as far as I know in political economy the debate concerns the question what kind of informatiın can be codified and consequently commodified. Are you suggesting a subjectivist theory of value of information? What you say seems to point to that direction. It is quite understandable that information theory emphasises the dependency of agent. Because information without the agent is nothing. But the challenge to political economy concerns an entirely different quetion, namely what detirmines the value of information and knowledge in general as they are sold and bought. Is it wrong to assume that there must be some objective criteria. Is it wrong to assume that labour theory of value is applicable here?
From: Dave Zachariah <email@example.com>
To: Outline on Political Economy mailing list <firstname.lastname@example.org>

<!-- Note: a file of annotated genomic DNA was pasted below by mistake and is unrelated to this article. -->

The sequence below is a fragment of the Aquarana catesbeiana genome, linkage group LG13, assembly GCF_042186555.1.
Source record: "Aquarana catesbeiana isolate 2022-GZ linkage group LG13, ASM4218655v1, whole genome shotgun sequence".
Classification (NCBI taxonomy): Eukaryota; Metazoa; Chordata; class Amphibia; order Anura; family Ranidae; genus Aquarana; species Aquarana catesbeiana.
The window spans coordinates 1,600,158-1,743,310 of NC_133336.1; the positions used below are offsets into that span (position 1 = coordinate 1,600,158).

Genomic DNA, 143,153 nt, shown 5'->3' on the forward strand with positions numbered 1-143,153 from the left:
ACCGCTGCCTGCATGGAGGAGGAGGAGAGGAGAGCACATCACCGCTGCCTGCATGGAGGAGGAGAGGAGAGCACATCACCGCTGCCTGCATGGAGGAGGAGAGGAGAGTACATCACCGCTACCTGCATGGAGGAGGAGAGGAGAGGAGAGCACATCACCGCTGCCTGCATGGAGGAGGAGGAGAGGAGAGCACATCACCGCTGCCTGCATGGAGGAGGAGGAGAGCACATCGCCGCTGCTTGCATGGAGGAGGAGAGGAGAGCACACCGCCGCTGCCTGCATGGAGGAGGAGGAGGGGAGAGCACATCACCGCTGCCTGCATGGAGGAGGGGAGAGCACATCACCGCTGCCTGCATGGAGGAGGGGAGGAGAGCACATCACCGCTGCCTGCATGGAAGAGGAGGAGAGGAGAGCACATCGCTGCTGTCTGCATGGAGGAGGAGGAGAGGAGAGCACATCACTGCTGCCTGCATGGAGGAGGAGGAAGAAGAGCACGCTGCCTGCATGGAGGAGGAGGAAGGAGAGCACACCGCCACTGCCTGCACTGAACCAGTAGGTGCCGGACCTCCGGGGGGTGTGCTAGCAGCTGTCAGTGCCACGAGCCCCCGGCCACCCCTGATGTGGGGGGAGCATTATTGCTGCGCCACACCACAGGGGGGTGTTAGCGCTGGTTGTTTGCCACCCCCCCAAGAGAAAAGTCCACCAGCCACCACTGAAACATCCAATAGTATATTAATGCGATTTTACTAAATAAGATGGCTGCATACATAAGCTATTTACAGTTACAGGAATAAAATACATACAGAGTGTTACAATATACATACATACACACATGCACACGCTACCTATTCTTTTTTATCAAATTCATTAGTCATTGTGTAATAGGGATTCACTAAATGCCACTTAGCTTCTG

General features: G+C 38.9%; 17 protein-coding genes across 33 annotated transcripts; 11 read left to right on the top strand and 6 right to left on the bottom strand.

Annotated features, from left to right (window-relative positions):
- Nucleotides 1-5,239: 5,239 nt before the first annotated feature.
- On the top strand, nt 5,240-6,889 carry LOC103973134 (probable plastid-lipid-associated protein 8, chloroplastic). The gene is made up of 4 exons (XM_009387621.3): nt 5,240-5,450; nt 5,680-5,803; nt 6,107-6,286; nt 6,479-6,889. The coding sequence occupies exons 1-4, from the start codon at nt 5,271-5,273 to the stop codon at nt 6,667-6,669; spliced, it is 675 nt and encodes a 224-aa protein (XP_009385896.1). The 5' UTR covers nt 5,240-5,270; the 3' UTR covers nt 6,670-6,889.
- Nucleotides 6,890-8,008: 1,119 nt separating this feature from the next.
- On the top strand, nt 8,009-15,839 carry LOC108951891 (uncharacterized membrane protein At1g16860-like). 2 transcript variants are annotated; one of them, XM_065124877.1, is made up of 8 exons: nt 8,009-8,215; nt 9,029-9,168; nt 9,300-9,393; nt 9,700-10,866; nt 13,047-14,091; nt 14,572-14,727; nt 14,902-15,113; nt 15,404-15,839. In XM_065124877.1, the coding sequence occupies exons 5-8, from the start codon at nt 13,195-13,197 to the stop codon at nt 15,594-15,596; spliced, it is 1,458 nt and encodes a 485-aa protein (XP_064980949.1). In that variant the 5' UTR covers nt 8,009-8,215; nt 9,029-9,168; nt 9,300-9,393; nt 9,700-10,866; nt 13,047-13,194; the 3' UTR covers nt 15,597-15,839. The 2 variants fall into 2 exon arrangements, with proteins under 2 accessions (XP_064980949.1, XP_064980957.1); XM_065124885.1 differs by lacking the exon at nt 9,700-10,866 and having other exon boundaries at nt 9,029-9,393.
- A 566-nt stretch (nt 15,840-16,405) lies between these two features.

Sent: Fri, Dec 4, 2009 11:05 am
Subject: Re: [OPE] intermission: value of knowledge
But the utility of information *is* important.
By definition, the utility depends on the agents that will use the information.
We would hope this exchange of emails is of some use, right? It's not just a jumble of characters, bits, or whatever. There's meaning involved, there are issues involved, there are people involved. If the quantitative approach can't handle that aspect, then the approach itself is of restricted utility.
Your conclusion is clearly mistaken. Apart from the sub-field of lossy source coding, modern information theory does not consider the utility of the information because that is agent-dependent. But this approach has enabled and sustained the development of communication and information technologies since the 1950s. Name any industrial product and you can find how information theory has improved it in some way.
ope mailing list
ope mailing list
Received on Fri Dec 4 04:18:18 2009
This archive was generated by hypermail 2.1.8 : Thu Dec 31 2009 - 00:00:02 EST